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A good walking stick is like a third leg
by Rob Horne

Actually, it doesnít even have to be a ďgoodĒ walking stick. Almost anything will do. Here is a short list of various creatively designed walking sticks I have seen people using.

Broom stick
Sawed off shovel handle
Dowel
A stick found along the trail (Gee)
PVC Pipe
Bamboo (modified to hold spare batteries)
Century Plant (The shoot)

Of course you have the store bought wooden sticks. Usually $30 and up, these are often made from branches of willow, oak, sassafras and have been aged, sanded and varnished. Randy Spencer of Kentucky Walking Sticks has made a business out of selling rustic walking sticks. Some of his more interesting products are old tobacco sticks. The sticks were used for hanging and drying tobacco. Located in old barns of eastern Kentucky, the farms no longer produce tobacco and the sticks were abandoned.

The avid hiker knows the importance of possessing a good hiking stick. They provide support on the downhill and help keep your balance when crossing a stream.  Iíve used mine to prop up my pack during rest stops, as an emergency tent pole, to probe for snakes when traveling through brush and as a camera support.

Lately Iíve been hearing more about sticks being carried as a form of protection. This actually makes sense when you consider that just about every national and state park in the country prohibits the carrying of fire arms.  A few years back, when the cougar population was expanding in the Cuyamaca State Park, rangers recommended that all hikers carry a stick.  That same year a women was killed by a cougar on the Cuyamaca Peak trail and every available stick for miles around was picked up and carried away by park visitors. A reminder had to be released asking people not to break limbs off of live trees and to leave their stick behind when they left. Actually, they even discourage the harvesting of dead tree limbs.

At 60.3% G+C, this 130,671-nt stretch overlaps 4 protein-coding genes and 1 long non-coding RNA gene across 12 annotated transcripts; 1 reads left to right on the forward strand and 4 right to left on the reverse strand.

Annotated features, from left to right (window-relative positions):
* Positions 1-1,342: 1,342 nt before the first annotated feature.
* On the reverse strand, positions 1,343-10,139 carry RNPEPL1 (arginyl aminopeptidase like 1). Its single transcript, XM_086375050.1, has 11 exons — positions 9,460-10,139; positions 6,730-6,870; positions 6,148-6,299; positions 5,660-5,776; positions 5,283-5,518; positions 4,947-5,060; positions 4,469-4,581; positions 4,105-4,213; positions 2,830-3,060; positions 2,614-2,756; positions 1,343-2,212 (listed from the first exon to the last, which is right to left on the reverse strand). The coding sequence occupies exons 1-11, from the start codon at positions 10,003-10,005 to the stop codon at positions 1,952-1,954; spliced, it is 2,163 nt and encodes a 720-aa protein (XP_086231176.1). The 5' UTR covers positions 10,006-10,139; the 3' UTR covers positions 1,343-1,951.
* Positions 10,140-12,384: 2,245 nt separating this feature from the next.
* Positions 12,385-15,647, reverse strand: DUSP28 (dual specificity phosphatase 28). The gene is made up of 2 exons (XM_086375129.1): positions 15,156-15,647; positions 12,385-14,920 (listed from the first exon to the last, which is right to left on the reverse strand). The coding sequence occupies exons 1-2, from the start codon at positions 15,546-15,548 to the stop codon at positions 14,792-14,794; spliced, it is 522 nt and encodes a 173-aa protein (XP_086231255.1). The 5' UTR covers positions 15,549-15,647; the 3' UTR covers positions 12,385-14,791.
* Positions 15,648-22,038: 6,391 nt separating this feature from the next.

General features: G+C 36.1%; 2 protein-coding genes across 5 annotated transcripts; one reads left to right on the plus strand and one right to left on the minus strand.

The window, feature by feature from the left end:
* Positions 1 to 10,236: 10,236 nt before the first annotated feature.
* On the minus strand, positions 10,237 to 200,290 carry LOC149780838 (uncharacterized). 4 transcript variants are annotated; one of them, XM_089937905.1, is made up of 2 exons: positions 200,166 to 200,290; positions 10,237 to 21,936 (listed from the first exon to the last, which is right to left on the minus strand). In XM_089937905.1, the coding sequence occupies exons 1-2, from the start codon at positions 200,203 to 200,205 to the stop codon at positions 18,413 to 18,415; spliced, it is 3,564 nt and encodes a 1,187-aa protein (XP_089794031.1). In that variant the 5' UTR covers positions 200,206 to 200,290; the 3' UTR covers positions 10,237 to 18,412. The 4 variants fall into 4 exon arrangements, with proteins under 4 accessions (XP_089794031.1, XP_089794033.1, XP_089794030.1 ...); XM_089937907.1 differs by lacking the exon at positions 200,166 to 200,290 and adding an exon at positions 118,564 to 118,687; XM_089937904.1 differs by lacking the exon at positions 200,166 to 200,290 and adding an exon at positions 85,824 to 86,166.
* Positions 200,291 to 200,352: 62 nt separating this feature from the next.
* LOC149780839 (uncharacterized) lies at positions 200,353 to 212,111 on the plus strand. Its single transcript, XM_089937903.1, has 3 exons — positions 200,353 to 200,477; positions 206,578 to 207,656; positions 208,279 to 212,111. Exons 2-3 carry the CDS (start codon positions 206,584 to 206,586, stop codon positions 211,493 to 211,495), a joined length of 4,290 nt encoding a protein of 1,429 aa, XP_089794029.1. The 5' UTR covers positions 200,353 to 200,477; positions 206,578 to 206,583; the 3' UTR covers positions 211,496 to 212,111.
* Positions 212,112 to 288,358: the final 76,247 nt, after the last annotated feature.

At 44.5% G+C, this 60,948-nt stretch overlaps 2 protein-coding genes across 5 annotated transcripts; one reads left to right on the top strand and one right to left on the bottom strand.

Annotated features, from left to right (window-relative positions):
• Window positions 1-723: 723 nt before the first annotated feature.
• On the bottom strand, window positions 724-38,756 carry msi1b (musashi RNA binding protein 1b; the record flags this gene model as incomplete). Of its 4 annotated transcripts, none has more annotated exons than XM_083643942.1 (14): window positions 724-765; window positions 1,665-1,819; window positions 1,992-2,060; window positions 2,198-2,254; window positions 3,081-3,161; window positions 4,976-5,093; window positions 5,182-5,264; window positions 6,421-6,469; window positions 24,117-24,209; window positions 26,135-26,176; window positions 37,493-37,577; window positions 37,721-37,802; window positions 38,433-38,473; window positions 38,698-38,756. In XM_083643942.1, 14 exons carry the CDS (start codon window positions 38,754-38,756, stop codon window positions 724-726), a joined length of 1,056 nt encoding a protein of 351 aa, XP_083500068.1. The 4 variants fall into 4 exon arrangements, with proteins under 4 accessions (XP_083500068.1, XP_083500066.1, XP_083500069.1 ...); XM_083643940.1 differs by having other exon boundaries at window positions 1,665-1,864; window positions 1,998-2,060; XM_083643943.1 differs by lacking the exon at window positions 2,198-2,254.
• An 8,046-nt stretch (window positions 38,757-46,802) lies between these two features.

I have to admit an early resistance to the idea of using a walking stick. It just seemed so affected and trendy. The current boom in expensive, high tech, collapsible, ski pole type sticks just seems like another transparent attempt at providing yet another faddish status symbol. The $125 price tags are also a deterrent for me.

I canít say Iíve changed my mind about the ski pole thing but I am definitely convinced about the usefulness of a walking stick.  On our Sierra backpacking trips my pack usually tops 60 pounds. I canít express enough the amount of help a walking stick is when youíre with full pack teetering on a shaky stone in the middle of a thigh deep Sierra creek.  Heck, even if you do fall in the stick can still help you get back on your feet.

Probably my favorite use of the stick is for propping my backpack up when we take a break.  Often Iíve backed up to suitable boulder and been able to slip out of my pack and prop it up in the perfect position for later re-entry.

My biggest problem now is finding a free hand to carry the thing.  Not being perfectly organized, I tend to carry a lot of junk that I like to have readily available.  Itís become a logistic problem juggling my camera, water bottle, two way radio and GPS along with my walking stick. Admittedly itís a small problem considering the benefit of the stick.